Requirements for power-assist and low-energy doors are separated in this standard. These requirements primarily consist of signage specifications in the instances of separate switches, the use of remote devices, identifying low-energy doors, and knowing act switch identifiers and when push-pull activation is used to initiate the operation of the door operator.
A primary test for ANSI/BHMA A156.19 determines the durability of the item. A test for durability requires the action of 300,000 cycles with the actual opening and closing time to be within a percentage of the values at the commencement of the test.
Overall, this standard does not attempt to assess any factors that exist with respect to custom design installations.
While this standard concerns manual revolving doors for pedestrian use, the power-operated types (i.e. doors rotating automatically when approached by pedestrians and some small vehicular use) are the primary focus. The included criteria are provisions to reduce the chance of user injury and entrapment.
Covered doors include automatic, revolving doors with a core. These doors contain a large diameter and have about three to four wings attached to a central core. The nominal diameter for the enclosure size is a maximum of 7 m (24 ft). However, two-wing, automatic, revolving doors have a nominal enclosure maximum diameter of 5 m (18 ft).
Other doors in this standard involve access-controlled, revolving doors. The wings on these doors are surrounded by an enclosure with the application for control by a knowing act and trained traffic. However, slow-speed operation and activation alongside wind sensors are inapplicable. Further, these doors are able to act on unauthorized entry as a control mat or sensor is permitted to stop or stop and reverse a door. If reversing, there shall be a delay of two seconds minimum and the reversing speed shall be one half of the standard speed.
The ultimate allowable speed is indicated in the full standard for each type of door depending on the diameter. For example, a 3-m (10-ft) diameter revolving door with a central shaft is limited to 5.7 revolutions per minute at standard speed.
Written examples of signage for power-operated revolving doors include the following:
Additional topics covered in this standard include:
Yet, revolving doors for industrial or trained traffic are not covered, and this standard does not attempt to assess any existing factors with respect to custom installations.
Similar to ANSI/BHMA A156.19, A156.38 predominantly differs in that it covers sliding doors as opposed to swinging types. As with the other standard, this one is for pedestrian and some small vehicular use, and the trigger of all doors described in this standard calls for a knowing act. Further, similar to A156.19, requirements include tests for durability using the 300,000 cycle test and mandates for specific signage specifications dependent on varying factors. Intentions for this standard are based on the desire to promote safety when using low-energy, power-operated sliding doors.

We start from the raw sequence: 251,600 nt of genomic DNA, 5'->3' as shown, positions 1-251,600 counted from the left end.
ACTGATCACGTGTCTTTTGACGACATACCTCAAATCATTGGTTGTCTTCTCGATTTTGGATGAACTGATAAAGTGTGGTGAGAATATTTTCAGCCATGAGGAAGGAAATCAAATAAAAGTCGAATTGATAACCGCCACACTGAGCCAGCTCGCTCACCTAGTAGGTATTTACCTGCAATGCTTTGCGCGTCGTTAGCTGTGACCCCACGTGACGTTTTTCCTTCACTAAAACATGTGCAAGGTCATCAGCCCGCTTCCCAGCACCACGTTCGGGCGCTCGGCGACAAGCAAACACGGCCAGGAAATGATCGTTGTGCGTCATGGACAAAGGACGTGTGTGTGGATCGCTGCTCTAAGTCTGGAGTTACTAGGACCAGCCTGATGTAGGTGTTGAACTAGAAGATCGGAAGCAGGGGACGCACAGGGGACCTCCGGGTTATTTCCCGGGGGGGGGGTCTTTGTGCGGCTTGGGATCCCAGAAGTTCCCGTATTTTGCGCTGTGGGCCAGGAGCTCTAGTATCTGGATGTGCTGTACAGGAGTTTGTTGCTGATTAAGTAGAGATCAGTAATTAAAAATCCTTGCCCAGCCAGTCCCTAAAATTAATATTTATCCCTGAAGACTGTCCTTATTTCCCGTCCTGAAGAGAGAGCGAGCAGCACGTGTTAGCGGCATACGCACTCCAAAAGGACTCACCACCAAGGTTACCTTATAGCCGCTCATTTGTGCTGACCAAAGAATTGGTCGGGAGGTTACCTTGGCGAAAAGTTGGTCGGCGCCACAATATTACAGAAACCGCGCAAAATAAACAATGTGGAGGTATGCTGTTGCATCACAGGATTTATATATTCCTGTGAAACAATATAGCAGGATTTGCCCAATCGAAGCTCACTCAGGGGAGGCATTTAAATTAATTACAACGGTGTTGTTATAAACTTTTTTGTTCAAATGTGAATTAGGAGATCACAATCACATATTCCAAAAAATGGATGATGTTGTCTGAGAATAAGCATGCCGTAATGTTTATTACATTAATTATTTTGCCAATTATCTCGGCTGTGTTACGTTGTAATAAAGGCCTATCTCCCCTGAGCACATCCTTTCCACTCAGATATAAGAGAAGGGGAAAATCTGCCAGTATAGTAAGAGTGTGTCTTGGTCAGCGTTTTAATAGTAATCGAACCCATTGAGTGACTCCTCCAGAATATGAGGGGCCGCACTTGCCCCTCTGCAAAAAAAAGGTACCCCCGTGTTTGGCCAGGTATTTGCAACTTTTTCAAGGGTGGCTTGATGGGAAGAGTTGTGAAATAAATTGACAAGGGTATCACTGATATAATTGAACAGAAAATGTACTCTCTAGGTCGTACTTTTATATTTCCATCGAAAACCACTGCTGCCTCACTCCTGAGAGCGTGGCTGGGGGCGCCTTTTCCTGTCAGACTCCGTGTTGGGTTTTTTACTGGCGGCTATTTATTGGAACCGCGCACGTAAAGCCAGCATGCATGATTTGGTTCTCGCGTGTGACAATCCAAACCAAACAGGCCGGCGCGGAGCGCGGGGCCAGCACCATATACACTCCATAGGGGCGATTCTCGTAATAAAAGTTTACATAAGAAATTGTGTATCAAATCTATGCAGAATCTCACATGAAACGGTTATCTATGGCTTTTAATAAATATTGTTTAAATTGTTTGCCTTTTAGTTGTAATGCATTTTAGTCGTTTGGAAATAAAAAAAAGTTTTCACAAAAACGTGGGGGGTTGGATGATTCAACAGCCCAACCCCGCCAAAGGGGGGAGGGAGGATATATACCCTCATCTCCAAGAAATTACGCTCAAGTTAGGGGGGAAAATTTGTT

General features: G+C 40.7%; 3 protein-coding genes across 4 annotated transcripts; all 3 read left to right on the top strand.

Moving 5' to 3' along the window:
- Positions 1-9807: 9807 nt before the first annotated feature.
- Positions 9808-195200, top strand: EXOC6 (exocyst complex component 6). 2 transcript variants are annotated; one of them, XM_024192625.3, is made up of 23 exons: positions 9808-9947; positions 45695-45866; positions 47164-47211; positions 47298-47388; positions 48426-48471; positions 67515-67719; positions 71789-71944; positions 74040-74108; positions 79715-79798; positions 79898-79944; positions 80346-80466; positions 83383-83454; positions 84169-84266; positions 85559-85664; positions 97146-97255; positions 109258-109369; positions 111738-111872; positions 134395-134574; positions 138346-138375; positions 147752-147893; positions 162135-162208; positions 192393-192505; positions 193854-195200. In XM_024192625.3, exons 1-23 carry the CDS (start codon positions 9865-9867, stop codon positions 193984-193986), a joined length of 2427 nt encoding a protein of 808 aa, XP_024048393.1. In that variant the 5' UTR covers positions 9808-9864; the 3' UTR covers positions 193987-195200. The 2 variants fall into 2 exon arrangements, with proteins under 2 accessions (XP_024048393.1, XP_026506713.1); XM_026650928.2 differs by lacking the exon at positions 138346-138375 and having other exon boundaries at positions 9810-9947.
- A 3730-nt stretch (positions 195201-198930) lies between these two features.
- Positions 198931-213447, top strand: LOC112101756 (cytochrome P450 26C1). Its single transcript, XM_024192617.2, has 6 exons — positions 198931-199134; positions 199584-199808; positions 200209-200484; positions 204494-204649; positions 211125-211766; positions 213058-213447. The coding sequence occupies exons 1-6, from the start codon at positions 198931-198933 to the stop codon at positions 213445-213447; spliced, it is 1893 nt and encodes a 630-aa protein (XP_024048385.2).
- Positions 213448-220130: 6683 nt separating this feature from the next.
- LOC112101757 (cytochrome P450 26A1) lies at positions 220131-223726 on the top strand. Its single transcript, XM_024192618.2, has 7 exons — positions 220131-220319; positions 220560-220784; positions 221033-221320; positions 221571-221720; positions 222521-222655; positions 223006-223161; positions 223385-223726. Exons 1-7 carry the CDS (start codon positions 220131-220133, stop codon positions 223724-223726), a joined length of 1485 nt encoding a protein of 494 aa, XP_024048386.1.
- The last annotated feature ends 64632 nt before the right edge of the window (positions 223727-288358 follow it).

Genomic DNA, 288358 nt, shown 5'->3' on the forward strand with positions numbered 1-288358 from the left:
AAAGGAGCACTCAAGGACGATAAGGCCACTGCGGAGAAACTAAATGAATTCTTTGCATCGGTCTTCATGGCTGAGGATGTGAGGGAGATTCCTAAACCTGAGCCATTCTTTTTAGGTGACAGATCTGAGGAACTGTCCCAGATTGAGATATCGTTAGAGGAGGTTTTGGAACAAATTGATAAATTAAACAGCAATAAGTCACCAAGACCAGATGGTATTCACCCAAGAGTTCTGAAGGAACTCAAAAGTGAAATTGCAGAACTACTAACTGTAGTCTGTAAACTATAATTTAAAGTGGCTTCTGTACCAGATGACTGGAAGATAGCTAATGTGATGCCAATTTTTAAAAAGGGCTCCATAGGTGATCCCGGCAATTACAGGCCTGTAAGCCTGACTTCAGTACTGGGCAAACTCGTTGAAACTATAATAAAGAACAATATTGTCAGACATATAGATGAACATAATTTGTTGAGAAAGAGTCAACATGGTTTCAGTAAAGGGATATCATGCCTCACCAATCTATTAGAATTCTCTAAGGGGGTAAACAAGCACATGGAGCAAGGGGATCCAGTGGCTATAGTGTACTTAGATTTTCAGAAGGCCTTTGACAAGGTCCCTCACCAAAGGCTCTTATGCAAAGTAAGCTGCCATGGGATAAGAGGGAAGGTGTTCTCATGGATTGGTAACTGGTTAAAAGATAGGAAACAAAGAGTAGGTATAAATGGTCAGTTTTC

Low-energy, power-operated sliding doors comply with this standard if doors open at a maximum speed of 300 mm (12 in.) per second, close at a maximum speed of 152 mm (6 in.) per second, and remain open for a minimum of five seconds before beginning its closing cycle.
Low-energy, power-operated folding doors shall adhere to a total opening time to 90 degrees in a minimum of four-and-half seconds and will remain open for no less than five seconds before initiating its closing cycle. Unless provided with a finger guard, these doors require a specific clearance. The opening at the hinge side of the folding door can be less than 6 mm (1/4 in.) or a minimum of 19-mm (3/4-in.) wide with the door in any position.
This standard does not assess any existing factors with respect to custom design installations. Doors requiring higher speeds, forces, shorter time delays, and activating sensing devices are not covered in A156.38 and, as appropriate, shall comply with ANSI/BHMA A156.10.
When combined, these four standards encapsulate the safety means and implications for varying power-operated doors. While similar in content topics, the nuances of each standard provide building professionals the means to ensure the function of each of these doors is properly met with testing suitable for its cause.
Michael Tierney has served as the product standards co-ordinator for the Builders Hardware Manufacturers Association (BHMA) for 20 years, where he co-ordinates the development and revision of BHMA’s performance standards. He is a principal member on technical committees for the National Fire Protection Association (NFPA) and the International Code Council (ICC) A117.1 Committee for Accessible and Usable Buildings and Facilities. He also chairs the American National Standards Institute (ANSI) TAG 162 for Doors and Hardware. Tierney can be reached at email@example.com.